It is very tempting for building owners and adjoining owners under the Party Wall etc. Act 1996 (“the Act”) to commence appeals against awards they think are wrong. The Act gives them the right to do so under section 10(17), and the strict 14-day time limit for such appeals means that owners will quite often issue such appeals without seeking legal advice in advance.
But the Defendant (or “Respondent”) to any such appeal can only ever be the other owner, i.e the adjoining owner if you are the building owner, or the building owner if you are the adjoining owner. It is NEVER appropriate to join the surveyor or surveyors who made the award as Respondent to the appeal.
This is obviously a little counter-intuitive to a non-lawyer. One is, after all, appealing the decision, in the form of an award, of the surveyor(s), and one’s complaint is that the surveyor(s) got that decision wrong. However, an award under the Act operates solely to resolve disputes between the building owner and the adjoining owner – the surveyors are not parties to the award, and therefore have nothing more to do with an award once it has been made. Whichever owner is unhappy with the award must therefore bring an appeal against the other owner if he wants to challenge the decision contained in the award.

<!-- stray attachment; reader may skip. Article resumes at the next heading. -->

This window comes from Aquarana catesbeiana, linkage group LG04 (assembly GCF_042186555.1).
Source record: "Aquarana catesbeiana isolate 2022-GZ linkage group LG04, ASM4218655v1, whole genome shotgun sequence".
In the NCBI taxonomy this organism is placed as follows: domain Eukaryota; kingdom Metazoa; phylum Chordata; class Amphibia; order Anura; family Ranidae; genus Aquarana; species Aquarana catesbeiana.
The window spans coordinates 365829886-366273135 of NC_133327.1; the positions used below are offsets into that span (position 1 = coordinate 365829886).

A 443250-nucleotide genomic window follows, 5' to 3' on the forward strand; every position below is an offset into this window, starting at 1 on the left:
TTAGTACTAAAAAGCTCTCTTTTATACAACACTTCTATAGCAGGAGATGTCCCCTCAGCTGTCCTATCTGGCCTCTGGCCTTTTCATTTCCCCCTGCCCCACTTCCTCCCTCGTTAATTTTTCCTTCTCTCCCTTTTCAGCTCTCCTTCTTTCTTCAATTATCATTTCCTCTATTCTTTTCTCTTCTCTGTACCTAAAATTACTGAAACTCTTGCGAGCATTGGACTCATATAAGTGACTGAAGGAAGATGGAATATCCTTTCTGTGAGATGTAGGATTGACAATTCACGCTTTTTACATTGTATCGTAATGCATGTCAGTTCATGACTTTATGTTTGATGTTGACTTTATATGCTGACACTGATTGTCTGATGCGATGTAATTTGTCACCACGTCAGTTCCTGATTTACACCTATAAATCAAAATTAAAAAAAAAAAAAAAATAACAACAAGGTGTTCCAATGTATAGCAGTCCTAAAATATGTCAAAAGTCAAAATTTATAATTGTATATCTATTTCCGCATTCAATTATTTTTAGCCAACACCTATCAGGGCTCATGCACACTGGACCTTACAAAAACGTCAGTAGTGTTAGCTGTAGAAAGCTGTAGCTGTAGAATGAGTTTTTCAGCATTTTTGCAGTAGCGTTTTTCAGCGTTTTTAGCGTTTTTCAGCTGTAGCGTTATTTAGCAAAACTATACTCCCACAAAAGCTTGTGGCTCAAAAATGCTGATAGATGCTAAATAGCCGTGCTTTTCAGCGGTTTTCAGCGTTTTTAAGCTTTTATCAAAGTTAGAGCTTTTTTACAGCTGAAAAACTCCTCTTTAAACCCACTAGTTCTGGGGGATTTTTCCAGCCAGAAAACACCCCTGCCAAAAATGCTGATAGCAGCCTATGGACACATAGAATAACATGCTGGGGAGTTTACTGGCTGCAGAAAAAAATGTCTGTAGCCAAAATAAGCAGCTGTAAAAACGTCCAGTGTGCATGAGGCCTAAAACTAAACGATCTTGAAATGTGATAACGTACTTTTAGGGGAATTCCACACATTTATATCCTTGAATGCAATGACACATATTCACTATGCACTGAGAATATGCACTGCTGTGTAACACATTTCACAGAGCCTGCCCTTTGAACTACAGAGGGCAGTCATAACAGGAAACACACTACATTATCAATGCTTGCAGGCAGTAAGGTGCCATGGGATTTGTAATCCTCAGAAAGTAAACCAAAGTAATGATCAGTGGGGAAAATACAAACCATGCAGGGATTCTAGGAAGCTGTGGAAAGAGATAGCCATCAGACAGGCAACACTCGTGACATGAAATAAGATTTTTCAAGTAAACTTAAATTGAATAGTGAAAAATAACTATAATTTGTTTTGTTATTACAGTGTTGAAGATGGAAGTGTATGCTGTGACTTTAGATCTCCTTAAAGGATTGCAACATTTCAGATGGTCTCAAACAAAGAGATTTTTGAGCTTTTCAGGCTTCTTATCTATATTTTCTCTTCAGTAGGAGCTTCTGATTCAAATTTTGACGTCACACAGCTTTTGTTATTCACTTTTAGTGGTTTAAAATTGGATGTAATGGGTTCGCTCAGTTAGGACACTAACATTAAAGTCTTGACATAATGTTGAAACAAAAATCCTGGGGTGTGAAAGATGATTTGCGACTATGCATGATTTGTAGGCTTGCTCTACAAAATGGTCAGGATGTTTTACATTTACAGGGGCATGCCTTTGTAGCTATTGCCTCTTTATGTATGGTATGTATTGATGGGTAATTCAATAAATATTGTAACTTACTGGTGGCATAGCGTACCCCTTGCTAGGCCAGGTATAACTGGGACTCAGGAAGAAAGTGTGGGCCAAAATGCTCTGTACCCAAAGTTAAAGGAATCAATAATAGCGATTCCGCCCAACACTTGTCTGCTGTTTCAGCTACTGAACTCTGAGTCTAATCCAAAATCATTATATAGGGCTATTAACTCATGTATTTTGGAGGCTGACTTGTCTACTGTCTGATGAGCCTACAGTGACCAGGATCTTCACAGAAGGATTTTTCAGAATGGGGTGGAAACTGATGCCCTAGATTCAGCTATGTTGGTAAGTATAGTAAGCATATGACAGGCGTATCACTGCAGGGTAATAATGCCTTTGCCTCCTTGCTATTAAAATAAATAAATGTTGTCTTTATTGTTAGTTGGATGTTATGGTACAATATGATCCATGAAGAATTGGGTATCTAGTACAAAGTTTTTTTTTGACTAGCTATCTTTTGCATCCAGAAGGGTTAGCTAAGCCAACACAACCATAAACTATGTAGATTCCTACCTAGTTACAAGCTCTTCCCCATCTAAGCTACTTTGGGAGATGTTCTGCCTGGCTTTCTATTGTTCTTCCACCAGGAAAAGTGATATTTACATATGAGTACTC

The reason I feel the need to make this point is because I have just dealt with my second party wall appeal this year in which the third surveyor who made an award to resolve a dispute between building owner and adjoining owner – i.e. after a referral to him under section 10(11) of the Act – was named as one of the Respondents to the appeal.
In both cases, quite properly, indeed inevitably, the third surveyor applied to the Court to be removed from the proceedings. This turned out to be a very expensive process for the owners who had incorrectly joined the surveyors. They were ordered to pay significant legal costs to the surveyors which they had incurred in extricating themselves from the proceedings.
So please, only make the right people parties to your party wall appeal – keep the surveyors out of it.